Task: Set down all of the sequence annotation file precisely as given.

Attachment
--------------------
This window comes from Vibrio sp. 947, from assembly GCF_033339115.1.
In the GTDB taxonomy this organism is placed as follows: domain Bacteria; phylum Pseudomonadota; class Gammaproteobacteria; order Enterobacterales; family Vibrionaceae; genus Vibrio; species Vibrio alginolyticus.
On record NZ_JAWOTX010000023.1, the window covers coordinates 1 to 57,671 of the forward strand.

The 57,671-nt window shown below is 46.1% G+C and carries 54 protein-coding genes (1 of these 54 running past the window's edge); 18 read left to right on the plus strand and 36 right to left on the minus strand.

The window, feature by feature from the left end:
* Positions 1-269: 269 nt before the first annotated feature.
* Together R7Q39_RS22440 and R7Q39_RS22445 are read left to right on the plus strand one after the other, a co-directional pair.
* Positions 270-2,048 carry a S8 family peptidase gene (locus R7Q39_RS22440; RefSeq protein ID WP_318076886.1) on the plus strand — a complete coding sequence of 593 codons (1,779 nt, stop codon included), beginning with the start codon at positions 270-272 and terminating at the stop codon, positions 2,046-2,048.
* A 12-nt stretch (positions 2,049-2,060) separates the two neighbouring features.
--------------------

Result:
This window comes from Vibrio sp. 947, from assembly GCF_033339115.1.
In the GTDB taxonomy this organism is placed as follows: domain Bacteria; phylum Pseudomonadota; class Gammaproteobacteria; order Enterobacterales; family Vibrionaceae; genus Vibrio; species Vibrio alginolyticus.
On record NZ_JAWOTX010000023.1, the window covers coordinates 1 to 57,671 of the forward strand.

The 57,671-nt window shown below is 46.1% G+C and carries 54 protein-coding genes (1 of these 54 running past the window's edge); 18 read left to right on the plus strand and 36 right to left on the minus strand.

The window, feature by feature from the left end:
* Positions 1-269: 269 nt before the first annotated feature.
* Together R7Q39_RS22440 and R7Q39_RS22445 are read left to right on the plus strand one after the other, a co-directional pair.
* Positions 270-2,048 carry a S8 family peptidase gene (locus R7Q39_RS22440; RefSeq protein ID WP_318076886.1) on the plus strand — a complete coding sequence of 593 codons (1,779 nt, stop codon included), beginning with the start codon at positions 270-272 and terminating at the stop codon, positions 2,046-2,048.
* A 12-nt stretch (positions 2,049-2,060) separates the two neighbouring features.